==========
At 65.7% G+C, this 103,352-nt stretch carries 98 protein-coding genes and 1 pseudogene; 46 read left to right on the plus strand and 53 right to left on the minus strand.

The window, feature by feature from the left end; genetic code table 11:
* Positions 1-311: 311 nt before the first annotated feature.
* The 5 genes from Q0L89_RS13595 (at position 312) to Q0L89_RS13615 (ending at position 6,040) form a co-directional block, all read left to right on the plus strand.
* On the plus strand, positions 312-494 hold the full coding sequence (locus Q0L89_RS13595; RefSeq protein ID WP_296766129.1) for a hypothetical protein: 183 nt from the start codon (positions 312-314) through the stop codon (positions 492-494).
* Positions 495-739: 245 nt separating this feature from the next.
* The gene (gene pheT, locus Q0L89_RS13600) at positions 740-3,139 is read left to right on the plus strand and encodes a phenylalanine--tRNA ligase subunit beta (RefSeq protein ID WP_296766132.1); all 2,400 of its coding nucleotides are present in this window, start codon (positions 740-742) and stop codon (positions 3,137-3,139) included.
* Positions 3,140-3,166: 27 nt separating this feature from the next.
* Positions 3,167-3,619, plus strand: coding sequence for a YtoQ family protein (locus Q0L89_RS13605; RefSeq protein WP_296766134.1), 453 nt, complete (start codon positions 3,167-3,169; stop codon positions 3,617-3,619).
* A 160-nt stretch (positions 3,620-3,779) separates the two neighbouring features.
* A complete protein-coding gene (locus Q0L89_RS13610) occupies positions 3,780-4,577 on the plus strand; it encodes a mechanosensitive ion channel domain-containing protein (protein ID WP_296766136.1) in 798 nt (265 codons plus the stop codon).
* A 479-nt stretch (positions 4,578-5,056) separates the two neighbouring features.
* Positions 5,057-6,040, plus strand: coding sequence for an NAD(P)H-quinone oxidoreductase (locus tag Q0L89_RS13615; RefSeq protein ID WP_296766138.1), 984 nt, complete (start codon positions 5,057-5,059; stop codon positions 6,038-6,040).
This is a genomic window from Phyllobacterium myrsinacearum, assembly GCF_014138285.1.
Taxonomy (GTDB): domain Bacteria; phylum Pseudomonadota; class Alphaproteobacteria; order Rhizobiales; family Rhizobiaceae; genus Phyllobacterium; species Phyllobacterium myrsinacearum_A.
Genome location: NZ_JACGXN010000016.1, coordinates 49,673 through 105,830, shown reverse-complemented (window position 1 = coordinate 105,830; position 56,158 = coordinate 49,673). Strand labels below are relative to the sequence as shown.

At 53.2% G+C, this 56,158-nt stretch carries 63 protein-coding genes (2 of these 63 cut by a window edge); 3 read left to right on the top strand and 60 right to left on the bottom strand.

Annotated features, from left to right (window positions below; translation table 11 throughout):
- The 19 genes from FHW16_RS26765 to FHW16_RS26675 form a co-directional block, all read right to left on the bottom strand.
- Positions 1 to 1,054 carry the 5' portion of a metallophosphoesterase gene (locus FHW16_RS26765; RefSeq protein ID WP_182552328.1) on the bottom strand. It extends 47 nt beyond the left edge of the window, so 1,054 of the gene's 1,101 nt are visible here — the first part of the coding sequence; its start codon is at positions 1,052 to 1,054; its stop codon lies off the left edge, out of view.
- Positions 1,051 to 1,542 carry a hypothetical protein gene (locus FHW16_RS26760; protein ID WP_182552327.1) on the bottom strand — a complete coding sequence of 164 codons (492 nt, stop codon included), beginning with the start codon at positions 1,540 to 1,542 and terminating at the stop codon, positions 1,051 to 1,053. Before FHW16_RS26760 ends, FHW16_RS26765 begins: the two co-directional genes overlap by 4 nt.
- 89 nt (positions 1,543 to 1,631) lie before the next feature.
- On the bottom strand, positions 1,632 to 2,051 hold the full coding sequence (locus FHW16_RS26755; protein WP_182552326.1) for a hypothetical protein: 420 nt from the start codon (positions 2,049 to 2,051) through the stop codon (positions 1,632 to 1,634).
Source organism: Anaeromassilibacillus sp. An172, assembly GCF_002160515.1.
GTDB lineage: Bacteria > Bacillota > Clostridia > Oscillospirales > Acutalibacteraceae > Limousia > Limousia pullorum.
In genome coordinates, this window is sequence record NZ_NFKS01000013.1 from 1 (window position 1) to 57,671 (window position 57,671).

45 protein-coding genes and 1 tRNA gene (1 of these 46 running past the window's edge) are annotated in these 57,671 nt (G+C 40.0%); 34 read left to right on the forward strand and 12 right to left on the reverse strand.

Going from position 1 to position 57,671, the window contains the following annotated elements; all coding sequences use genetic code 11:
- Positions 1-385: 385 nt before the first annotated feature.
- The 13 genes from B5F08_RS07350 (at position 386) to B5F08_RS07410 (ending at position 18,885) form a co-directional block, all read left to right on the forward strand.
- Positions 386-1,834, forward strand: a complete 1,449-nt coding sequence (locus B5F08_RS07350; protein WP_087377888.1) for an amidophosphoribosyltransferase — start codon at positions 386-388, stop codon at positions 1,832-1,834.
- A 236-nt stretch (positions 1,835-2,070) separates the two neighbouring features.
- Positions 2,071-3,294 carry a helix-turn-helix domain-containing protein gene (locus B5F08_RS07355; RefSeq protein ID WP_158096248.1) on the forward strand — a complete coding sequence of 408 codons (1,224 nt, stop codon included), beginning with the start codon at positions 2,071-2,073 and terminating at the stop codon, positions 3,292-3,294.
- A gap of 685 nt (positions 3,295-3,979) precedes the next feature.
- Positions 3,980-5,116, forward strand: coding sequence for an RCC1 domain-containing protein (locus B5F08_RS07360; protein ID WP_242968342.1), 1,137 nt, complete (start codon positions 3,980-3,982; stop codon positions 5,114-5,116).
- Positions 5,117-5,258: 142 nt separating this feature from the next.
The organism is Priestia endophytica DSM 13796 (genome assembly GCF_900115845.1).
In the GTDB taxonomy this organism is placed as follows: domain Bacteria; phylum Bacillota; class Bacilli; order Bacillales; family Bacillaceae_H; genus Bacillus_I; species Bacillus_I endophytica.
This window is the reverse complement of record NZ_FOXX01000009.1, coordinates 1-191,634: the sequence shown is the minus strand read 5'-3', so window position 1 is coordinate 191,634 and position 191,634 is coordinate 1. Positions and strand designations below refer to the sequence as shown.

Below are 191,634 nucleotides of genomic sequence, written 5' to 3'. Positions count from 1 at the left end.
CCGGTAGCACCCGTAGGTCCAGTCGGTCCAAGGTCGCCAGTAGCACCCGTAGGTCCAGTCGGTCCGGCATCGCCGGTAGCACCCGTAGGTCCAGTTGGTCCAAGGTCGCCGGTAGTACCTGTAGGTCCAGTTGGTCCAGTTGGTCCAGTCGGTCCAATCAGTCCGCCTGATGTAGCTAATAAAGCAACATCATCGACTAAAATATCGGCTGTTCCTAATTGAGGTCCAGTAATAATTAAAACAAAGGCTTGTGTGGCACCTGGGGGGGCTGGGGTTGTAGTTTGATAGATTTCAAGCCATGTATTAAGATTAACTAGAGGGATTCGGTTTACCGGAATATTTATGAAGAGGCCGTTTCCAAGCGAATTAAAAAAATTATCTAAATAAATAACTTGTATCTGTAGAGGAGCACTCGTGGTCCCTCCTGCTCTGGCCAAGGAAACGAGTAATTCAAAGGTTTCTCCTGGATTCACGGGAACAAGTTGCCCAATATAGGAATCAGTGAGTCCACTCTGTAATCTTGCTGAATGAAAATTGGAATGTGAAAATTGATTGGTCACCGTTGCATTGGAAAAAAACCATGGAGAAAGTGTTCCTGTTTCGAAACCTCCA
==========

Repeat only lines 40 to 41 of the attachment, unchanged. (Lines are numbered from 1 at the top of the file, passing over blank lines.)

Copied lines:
Below are 191,634 nucleotides of genomic sequence, written 5' to 3'. Positions count from 1 at the left end.
CCGGTAGCACCCGTAGGTCCAGTCGGTCCAAGGTCGCCAGTAGCACCCGTAGGTCCAGTCGGTCCGGCATCGCCGGTAGCACCCGTAGGTCCAGTTGGTCCAAGGTCGCCGGTAGTACCTGTAGGTCCAGTTGGTCCAGTTGGTCCAGTCGGTCCAATCAGTCCGCCTGATGTAGCTAATAAAGCAACATCATCGACTAAAATATCGGCTGTTCCTAATTGAGGTCCAGTAATAATTAAAACAAAGGCTTGTGTGGCACCTGGGGGGGCTGGGGTTGTAGTTTGATAGATTTCAAGCCATGTATTAAGATTAACTAGAGGGATTCGGTTTACCGGAATATTTATGAAGAGGCCGTTTCCAAGCGAATTAAAAAAATTATCTAAATAAATAACTTGTATCTGTAGAGGAGCACTCGTGGTCCCTCCTGCTCTGGCCAAGGAAACGAGTAATTCAAAGGTTTCTCCTGGATTCACGGGAACAAGTTGCCCAATATAGGAATCAGTGAGTCCACTCTGTAATCTTGCTGAATGAAAATTGGAATGTGAAAATTGATTGGTCACCGTTGCATTGGAAAAAAACCATGGAGAAAGTGTTCCTGTTTCGAAACCTCCA